Michael J. Sulick is the man CIA Director General Michael Hayden has put in charge of gathering HUMINT, i.e., human intelligence, i.e., old fashioned man-on-man, man-on-woman, and woman-on-man espionage.

According to Newsweek, “Sulick learned his tradecraft—the James Bond side of spying—in the old Soviet Union. Like other Western spies, he learned to follow ‘Moscow Rules,’ the rigorous countersurveillance measures used to avoid detection by the ubiquitous KGB.”

Sulick quit the agency in September 2004 in a highly public row with Porter Goss, the CIA director who ended getting chewed up by the agency’s permanent bureaucracy, readily helped along in the chewing by his own staff, one member of whom had an old shoplifting charge on his résumé.

The CIA has been repeatedly castigated for weakness in collecting HUMINT. And one root cause of its perpetual weakness is undoubtedly our national fascination with technology, which has led us to invest in hugely expensive satellite-reconnaissance systems while neglecting the relatively cheap art of recruiting spies in enemy ranks.

In the war on terrorism, HUMINT is essential. Satellites are good for tracking tanks and other masses of mobile metal, but communications-interception aside, they are far less valuable for finding out the whereabouts of an Osama bin Laden or a Genghis Khan.

But at the same time, not all HUMINT targets are the same. Soviet diplomats and KGB agents were one kind of target–many of them liked to drink, have sex, and spend money, and some even admired America—all of which made them susceptible to recruitment. Al-Qaeda cell members are something else. They do not like to drink or to admire America; whatever they might do in private with their multiple wives, they are far more puritanical in their attitude toward sex, and among suicide bombers money is seen as having little value in the world to come.

All of this makes them a hard target. And all of this raises a question: if Sulick cut his teeth playing by the “Moscow Rules,” is he the best man for the job?

To Sulick’s credit, as evidenced by the talk he gave last month at the Harvard Seminar on Intelligence, Command, and Control, he has an acute understanding of what he is up against:

Unlike the Soviet Union—one large land mass—the terrorists operate in very small cells. They cross borders easily. They’re very compartmented. They screen their recruits probably better than the U.S. government does. They can work in a bank, in the real-estate industry, or for an Islamic relief organization. Basically they are less vulnerable as targets to all the other means of intelligence collection the United States has at its disposal. In the cold war, the satellites in the sky could see if Russian missiles were moving between silos or if troops were moving. The NSA was even able to intercept conversations between members of the Politburo as they traveled around Moscow in their cars. You can’t do that with terrorists. You don’t know where to point those eyes and ears in the sky unless you have a human agent—a spy—who tells you where to direct those things.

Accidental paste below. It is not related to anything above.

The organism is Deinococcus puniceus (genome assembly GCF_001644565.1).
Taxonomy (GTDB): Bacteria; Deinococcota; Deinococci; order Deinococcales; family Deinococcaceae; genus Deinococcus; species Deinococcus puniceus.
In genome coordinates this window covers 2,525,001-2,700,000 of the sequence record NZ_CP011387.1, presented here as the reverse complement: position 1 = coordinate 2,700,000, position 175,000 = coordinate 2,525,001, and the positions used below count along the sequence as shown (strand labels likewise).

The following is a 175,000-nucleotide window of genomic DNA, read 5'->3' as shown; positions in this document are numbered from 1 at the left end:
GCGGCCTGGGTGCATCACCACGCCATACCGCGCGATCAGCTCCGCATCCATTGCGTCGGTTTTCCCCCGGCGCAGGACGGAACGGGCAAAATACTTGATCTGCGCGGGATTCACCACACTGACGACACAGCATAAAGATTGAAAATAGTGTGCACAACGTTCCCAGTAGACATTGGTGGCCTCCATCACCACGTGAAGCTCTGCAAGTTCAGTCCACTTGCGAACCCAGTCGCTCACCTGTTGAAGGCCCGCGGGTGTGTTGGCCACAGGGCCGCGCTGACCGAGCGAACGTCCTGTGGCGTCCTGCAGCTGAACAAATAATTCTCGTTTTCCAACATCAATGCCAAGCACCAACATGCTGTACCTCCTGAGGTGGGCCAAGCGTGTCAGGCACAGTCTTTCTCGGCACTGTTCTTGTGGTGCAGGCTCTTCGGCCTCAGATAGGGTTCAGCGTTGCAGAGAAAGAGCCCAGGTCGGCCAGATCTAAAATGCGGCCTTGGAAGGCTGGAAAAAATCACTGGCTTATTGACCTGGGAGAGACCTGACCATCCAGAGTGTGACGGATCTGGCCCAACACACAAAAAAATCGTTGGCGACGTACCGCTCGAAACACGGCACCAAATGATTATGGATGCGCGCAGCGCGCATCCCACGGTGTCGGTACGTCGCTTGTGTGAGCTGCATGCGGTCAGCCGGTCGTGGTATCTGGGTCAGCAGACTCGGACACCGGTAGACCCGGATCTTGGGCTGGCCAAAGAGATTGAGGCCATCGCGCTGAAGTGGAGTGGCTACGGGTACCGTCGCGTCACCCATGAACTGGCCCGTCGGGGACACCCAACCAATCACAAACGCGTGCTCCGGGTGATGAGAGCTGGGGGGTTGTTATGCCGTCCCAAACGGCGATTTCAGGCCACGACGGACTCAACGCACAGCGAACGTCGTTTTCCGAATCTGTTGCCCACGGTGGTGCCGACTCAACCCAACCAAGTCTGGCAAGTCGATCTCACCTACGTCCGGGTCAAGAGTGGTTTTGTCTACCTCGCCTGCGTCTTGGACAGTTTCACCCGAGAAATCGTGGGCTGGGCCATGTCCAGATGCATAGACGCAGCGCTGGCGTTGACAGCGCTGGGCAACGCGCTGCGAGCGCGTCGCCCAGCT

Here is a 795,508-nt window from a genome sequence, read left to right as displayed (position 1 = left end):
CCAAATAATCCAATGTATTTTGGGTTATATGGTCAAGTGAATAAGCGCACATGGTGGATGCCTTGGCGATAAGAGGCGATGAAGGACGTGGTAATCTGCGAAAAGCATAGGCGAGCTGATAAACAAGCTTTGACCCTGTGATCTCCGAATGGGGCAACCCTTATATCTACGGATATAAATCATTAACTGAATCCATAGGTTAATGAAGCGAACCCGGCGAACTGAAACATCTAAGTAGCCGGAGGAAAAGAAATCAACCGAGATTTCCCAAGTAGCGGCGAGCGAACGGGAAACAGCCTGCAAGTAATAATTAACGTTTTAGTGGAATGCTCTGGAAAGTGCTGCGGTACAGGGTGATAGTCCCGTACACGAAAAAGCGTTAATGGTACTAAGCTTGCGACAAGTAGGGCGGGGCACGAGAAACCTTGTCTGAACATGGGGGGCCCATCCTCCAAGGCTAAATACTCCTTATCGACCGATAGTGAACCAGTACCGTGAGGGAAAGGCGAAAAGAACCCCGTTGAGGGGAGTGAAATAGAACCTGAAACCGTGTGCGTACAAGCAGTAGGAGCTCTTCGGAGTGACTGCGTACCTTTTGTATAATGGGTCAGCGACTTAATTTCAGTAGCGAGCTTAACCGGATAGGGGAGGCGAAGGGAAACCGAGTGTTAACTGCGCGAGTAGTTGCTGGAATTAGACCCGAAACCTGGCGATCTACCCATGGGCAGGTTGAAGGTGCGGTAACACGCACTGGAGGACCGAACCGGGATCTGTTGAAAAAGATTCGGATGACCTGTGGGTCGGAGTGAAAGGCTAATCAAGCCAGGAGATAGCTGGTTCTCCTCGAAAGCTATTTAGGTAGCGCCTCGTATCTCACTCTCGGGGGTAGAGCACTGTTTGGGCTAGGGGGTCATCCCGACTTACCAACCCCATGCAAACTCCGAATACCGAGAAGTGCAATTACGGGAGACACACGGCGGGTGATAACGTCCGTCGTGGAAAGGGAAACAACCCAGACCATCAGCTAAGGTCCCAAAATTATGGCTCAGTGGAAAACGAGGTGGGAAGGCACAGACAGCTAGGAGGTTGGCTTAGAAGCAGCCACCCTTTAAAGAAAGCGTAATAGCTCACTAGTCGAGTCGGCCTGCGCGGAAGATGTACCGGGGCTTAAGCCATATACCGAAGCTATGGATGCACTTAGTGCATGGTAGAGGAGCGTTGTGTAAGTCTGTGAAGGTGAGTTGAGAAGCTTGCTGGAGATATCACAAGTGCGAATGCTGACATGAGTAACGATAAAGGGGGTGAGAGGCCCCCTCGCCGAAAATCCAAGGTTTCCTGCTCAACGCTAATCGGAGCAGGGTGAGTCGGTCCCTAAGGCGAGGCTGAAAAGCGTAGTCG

Unfortunately, though, Sulick didn’t offer much in the way of a solution beyond having the CIA and FBI work more closely with local police departments in tracking suspects in places like New York City. That’s a great idea, but it’s not the same thing as working to recruit operatives in Londonistan or Waziristan.

In part, the CIA, and Sulick himself, might be hamstrung, and traumatized, by our cold-war past. Key counterintelligence officials—Aldrich Ames in the CIA, Robert Hanssen in the FBI—were working for the other side. Could this happen again?

Sulick not only believes it’s a possibility, he’s actively troubled by it, and believes that the implications would be far graver than they were in the cold war:

What if you had somebody like Robert Hanssen working for al Qaeda? Try to imagine that! All the stuff that Hanssen and other spies gave away was in the cold war. Nobody was locked in combat. There was time to compensate, take countermeasures, for what those spies gave away. You’re not going to have that time in the war on terrorism. Imagine that you hire somebody, because you need a speaker of Farsi or Arabic, and that person is a spy. That allows the terrorists to launch attacks a lot more easily when they know what the intelligence community’s capabilities are and who their assets are. That’s my big bugaboo: the terrorist spy.

In short, we’re engaged in an intelligence war and we’re on the defensive, worried about an al-Qaeda mole in our ranks even as we are unable to place a mole in theirs.

This is not exactly an encouraging indicator of our progress in the war on terrorism. But it is difficult, for one simple reason, to be harshly critical of Sulick and the CIA: I know that I don’t know what I don’t know.

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